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The classic baashai!

In cinema or everyday conversation, youngsters love the Madras baashai. Photo: S.R. Raghunathan.   | Photo Credit: S_R_Raghunathan

There is a lot of interest on the etymology behind the famed Madras Baashai online. The dialect offers plenty of scope for both fun-filled ‘guess work’ and proper research on the origin of the words. Some of it sounds very plausible — take the case of OC, the slang for free. There are articles in newspapers as well as crowd-sourced online forums that suggest the word came about from the era of the East India Company when official postages used to carry ‘On Company Service’ and was shipped around free of cost.

And there are words possibly borne out of the figment of imagination of popular comedians such as Thengai Srinivasan — most notably jalsa and jilpa (both meaning ‘fun’) — that have become so popular.

But does this mean most of the lexicons of Madras Baashai have relatively recent origins, dating back to the last three-and-a-half centuries that the city has thrived. Or do some words go back even further in time?

Fascinating origins

There are several blogs and Wiki entries that study the etymology of some of the words. Tamil writer and scholar Pazha.Athiyamaan says that even though the enthusiasts may be right in reasoning some of the origins behind the words, there are some words that are not really as casual as they may appear. “A commonly used word for pulling is ‘ valikarathu’. A rickshaw puller might say ‘ konjam valipaa’ to say pull something. You would be surprised to see that Thirumoolar (one of the Saivite saints) has used the word to mean the exact same thing in his verses.”

Athiyamaan argues that some words that sound colloquial really have their roots in classical Tamil literature. “Another word is ‘Aminji’ that forms the location ‘Aminjikarai’. People think this is a colloquial modification of a pure Tamil word and suggest ‘ Amaintha Karai’ as an alternative, but ‘ Aminji’ is a classical Tamil word that means something done without hard labour.”

Humourist and script and dialogue writer Crazy Mohan says, “Those who speak Madras Baashai speak the words without the Sanskrit influences. Funnily, there is no ‘sha’ in Madras Baashai!”

He argues that often colloquial words become mainstream. “Perhaps the first person to mainstream colloquial words was poet Kamban whose Kamba Ramayanam used the word thummi, which is colloquial for thuli (water drop). There goes an associated story in which when the king and poet Ottakkoothar (Kamban’s nemesis) challenged the word thummi, goddess Saraswathi is said to have been born as a fisherwoman and used the word. That Kamban used colloquial words is indication that one should not look down upon them.”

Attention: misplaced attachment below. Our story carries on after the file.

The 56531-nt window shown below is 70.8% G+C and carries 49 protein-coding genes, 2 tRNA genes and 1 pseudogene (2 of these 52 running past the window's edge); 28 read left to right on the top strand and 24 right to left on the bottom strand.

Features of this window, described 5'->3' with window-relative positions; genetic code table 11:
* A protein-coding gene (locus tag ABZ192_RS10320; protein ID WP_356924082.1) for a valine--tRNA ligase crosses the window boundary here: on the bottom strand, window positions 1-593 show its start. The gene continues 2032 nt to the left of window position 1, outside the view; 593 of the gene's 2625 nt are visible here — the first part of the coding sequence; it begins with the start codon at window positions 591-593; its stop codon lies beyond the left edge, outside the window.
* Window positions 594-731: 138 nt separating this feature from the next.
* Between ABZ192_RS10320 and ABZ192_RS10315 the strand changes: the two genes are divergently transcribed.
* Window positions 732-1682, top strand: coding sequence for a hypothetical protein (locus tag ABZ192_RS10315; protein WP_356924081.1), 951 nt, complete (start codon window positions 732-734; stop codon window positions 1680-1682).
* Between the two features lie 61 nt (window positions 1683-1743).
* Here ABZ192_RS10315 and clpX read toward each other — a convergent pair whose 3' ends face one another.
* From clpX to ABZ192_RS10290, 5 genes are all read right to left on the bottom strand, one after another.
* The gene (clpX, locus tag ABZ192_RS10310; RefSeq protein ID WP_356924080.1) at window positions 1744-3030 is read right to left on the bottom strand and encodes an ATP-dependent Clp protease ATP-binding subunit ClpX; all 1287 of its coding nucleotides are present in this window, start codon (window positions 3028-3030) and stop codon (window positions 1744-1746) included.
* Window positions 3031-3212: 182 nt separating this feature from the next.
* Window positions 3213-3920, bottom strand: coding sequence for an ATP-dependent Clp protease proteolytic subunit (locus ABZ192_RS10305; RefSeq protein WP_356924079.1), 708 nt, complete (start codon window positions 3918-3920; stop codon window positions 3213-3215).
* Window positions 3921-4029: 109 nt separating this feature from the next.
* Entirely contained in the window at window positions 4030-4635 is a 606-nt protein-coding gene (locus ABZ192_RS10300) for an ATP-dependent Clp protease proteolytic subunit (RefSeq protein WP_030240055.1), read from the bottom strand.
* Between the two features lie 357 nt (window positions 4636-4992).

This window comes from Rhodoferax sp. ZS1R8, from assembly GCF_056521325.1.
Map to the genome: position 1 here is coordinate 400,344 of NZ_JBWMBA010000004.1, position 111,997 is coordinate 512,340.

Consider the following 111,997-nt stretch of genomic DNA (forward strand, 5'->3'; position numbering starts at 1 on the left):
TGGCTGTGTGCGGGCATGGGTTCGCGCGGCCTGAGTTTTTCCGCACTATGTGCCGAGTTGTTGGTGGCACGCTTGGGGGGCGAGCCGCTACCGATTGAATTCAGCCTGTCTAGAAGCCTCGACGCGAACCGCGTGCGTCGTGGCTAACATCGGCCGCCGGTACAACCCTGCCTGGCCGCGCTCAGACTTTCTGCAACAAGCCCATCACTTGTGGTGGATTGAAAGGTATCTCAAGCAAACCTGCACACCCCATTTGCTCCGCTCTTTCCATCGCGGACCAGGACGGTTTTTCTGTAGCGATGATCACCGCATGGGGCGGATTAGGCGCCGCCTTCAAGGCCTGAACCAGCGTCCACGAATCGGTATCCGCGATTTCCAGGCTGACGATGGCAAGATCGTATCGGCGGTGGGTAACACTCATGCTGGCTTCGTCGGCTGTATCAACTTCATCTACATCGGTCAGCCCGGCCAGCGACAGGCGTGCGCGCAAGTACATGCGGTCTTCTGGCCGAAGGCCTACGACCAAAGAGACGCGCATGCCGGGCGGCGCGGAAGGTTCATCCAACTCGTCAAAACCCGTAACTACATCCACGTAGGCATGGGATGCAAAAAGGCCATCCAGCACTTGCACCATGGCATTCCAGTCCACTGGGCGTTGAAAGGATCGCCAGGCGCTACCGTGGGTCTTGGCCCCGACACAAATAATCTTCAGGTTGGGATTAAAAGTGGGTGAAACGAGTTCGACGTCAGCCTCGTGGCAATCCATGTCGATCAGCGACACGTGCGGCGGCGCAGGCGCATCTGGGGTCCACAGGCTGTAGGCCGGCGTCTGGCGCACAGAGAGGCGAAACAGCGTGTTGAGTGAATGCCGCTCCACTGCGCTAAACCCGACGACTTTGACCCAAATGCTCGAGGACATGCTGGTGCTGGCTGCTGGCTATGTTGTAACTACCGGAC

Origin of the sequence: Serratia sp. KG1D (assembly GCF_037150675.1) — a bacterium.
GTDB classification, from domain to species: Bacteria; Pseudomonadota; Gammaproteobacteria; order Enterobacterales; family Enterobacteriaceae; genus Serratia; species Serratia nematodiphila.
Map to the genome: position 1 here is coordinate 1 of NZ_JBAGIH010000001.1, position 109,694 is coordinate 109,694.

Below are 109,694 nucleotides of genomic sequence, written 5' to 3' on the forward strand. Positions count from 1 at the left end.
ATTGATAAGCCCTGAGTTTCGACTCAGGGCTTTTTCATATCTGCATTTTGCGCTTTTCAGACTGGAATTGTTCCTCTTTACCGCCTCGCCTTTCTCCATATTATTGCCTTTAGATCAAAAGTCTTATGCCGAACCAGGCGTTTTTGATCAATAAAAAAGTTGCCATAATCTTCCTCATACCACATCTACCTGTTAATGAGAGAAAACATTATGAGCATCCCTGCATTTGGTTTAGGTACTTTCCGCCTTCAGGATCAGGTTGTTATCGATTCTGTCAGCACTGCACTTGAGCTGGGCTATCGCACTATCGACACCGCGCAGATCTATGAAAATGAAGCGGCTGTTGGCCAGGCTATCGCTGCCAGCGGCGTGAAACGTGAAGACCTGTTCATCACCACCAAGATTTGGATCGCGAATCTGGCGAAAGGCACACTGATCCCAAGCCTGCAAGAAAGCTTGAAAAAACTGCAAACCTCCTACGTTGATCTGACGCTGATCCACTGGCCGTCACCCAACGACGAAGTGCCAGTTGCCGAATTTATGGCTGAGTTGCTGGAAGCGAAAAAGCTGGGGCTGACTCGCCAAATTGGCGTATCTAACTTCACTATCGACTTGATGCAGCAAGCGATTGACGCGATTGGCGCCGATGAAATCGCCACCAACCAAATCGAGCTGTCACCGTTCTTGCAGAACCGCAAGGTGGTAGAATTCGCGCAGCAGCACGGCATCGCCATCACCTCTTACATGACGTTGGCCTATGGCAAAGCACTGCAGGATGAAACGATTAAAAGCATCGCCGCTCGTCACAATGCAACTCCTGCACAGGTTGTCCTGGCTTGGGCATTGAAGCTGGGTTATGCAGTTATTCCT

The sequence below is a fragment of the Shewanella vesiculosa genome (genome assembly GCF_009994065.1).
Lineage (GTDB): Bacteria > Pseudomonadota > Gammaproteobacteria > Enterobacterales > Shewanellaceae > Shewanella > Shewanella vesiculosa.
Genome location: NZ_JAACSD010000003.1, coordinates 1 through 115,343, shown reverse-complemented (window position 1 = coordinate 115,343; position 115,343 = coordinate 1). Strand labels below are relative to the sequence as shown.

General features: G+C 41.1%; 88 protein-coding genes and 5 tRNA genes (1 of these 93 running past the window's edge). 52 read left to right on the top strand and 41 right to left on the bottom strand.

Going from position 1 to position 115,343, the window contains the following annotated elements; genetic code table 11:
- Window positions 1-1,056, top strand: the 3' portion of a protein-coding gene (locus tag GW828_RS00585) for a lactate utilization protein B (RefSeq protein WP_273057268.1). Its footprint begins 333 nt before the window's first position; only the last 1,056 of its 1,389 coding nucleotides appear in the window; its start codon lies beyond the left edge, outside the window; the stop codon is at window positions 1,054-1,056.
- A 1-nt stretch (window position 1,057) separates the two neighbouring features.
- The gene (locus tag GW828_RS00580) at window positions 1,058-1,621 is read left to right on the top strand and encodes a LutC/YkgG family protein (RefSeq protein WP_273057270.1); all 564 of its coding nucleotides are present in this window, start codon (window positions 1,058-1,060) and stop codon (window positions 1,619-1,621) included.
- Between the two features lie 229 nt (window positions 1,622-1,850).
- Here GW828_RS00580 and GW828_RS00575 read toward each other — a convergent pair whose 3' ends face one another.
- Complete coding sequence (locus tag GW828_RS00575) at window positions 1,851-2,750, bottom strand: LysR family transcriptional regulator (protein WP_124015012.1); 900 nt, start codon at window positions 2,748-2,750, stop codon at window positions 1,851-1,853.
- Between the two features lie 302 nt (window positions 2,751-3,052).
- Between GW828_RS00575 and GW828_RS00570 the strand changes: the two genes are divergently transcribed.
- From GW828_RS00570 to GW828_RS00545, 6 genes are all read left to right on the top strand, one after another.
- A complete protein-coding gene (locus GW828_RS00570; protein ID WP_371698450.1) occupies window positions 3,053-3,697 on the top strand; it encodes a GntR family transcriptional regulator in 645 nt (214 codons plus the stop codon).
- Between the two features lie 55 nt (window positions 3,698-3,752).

Changing times

Veteran playwright and journalist Cho Ramaswamy, who is credited by most as being the person who moved the language of the streets on to the stage with his many popular plays, says the Madras Baashai of today, or Chennai Baashai is most likely to be a lot different from what was portrayed in his plays or his movies. “The reason why I used it in my plays was there was a certain force associated with it. People appreciated it the way we used it because it was done in good humour.”

Cho played the near-perfect Madras Baashai-speaking character in the 1968 movie Bommalaattam. The song ‘Vaa Vaathiyaarey Vootaanda’, a riotous duet between ‘Jambajaar’ Jaggu and Chinnaponnu (played by Manorama), is still the song to watch if you want a humorous dose of the dialect.


Portrayals on the silver screen

‘Vaa Vaathiyaarey Vootaanda’ song in Bommalaattam featuring Cho Ramaswamy and Manorama as ‘Jambajaar’ ‘Zambazaar' Jaggu and Chinnaponnu. This should rank as probably as the crowning glory moment for Madras Baashai.

‘Thengai’ Srinivasan in many roles — though his stand-out performance as the strict disciplinarian boss in Thillu Mullu, Srinivasan popularised words such as jalsa and jilpa long before Chennai 600028 did!

‘Surli’ Rajan — another effortless comedian, who was typecast as the Madras Baashai-speaking labourer.

‘Loose’ Mohan (Arumugam Mohanasundaram) acted in several movies, playing the same sketch over and over again.

Kamal Haasan in Pammal K. Sambandam, Michael Madana Kama Rajan and Maharajan. Some of his roles can be seen as a homage to the comedy greats listed above.


Possible etymology

OC (meaning free) — from East India Company marking official postages free of cost as ‘On Company Service’

Dhuddu (money) — from Kannada

Dakaalti (to cheat) — from dacoity


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Printable version | Apr 10, 2021 8:56:15 PM |

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